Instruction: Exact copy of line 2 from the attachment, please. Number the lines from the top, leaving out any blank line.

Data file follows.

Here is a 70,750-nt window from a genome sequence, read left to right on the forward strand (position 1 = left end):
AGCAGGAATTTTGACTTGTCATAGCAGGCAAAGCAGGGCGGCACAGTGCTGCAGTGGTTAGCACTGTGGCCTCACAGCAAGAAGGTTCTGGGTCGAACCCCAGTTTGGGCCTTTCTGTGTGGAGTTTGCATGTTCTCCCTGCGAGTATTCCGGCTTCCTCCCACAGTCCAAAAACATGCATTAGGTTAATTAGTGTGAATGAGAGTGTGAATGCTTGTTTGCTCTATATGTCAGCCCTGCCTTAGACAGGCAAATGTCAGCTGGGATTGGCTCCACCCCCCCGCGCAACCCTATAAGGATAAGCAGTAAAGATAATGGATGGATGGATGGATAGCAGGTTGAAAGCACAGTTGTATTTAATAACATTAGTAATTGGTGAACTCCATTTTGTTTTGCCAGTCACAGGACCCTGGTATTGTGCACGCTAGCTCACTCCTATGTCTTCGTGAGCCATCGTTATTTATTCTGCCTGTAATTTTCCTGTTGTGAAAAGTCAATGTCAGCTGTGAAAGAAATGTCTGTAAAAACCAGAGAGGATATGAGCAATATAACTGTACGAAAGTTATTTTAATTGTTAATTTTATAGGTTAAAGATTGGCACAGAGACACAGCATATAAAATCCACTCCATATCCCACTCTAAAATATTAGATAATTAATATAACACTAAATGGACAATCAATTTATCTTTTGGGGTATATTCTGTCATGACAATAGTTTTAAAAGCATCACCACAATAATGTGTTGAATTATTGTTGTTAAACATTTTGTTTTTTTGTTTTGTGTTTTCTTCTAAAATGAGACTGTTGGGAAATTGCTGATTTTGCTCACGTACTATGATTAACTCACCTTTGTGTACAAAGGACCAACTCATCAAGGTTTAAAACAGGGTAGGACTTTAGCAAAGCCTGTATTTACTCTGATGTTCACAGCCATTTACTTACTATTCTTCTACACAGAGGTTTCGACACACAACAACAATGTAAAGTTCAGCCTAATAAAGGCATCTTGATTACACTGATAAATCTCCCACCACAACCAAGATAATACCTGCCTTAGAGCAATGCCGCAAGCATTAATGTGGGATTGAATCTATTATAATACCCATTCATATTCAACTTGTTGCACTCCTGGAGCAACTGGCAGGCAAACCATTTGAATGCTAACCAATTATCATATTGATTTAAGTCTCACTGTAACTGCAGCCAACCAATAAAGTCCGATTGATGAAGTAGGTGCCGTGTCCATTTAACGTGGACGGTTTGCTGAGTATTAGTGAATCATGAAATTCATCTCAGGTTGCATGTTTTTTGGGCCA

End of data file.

AGCAGGAATTTTGACTTGTCATAGCAGGCAAAGCAGGGCGGCACAGTGCTGCAGTGGTTAGCACTGTGGCCTCACAGCAAGAAGGTTCTGGGTCGAACCCCAGTTTGGGCCTTTCTGTGTGGAGTTTGCATGTTCTCCCTGCGAGTATTCCGGCTTCCTCCCACAGTCCAAAAACATGCATTAGGTTAATTAGTGTGAATGAGAGTGTGAATGCTTGTTTGCTCTATATGTCAGCCCTGCCTTAGACAGGCAAATGTCAGCTGGGATTGGCTCCACCCCCCCGCGCAACCCTATAAGGATAAGCAGTAAAGATAATGGATGGATGGATGGATAGCAGGTTGAAAGCACAGTTGTATTTAATAACATTAGTAATTGGTGAACTCCATTTTGTTTTGCCAGTCACAGGACCCTGGTATTGTGCACGCTAGCTCACTCCTATGTCTTCGTGAGCCATCGTTATTTATTCTGCCTGTAATTTTCCTGTTGTGAAAAGTCAATGTCAGCTGTGAAAGAAATGTCTGTAAAAACCAGAGAGGATATGAGCAATATAACTGTACGAAAGTTATTTTAATTGTTAATTTTATAGGTTAAAGATTGGCACAGAGACACAGCATATAAAATCCACTCCATATCCCACTCTAAAATATTAGATAATTAATATAACACTAAATGGACAATCAATTTATCTTTTGGGGTATATTCTGTCATGACAATAGTTTTAAAAGCATCACCACAATAATGTGTTGAATTATTGTTGTTAAACATTTTGTTTTTTTGTTTTGTGTTTTCTTCTAAAATGAGACTGTTGGGAAATTGCTGATTTTGCTCACGTACTATGATTAACTCACCTTTGTGTACAAAGGACCAACTCATCAAGGTTTAAAACAGGGTAGGACTTTAGCAAAGCCTGTATTTACTCTGATGTTCACAGCCATTTACTTACTATTCTTCTACACAGAGGTTTCGACACACAACAACAATGTAAAGTTCAGCCTAATAAAGGCATCTTGATTACACTGATAAATCTCCCACCACAACCAAGATAATACCTGCCTTAGAGCAATGCCGCAAGCATTAATGTGGGATTGAATCTATTATAATACCCATTCATATTCAACTTGTTGCACTCCTGGAGCAACTGGCAGGCAAACCATTTGAATGCTAACCAATTATCATATTGATTTAAGTCTCACTGTAACTGCAGCCAACCAATAAAGTCCGATTGATGAAGTAGGTGCCGTGTCCATTTAACGTGGACGGTTTGCTGAGTATTAGTGAATCATGAAATTCATCTCAGGTTGCATGTTTTTTGGGCCA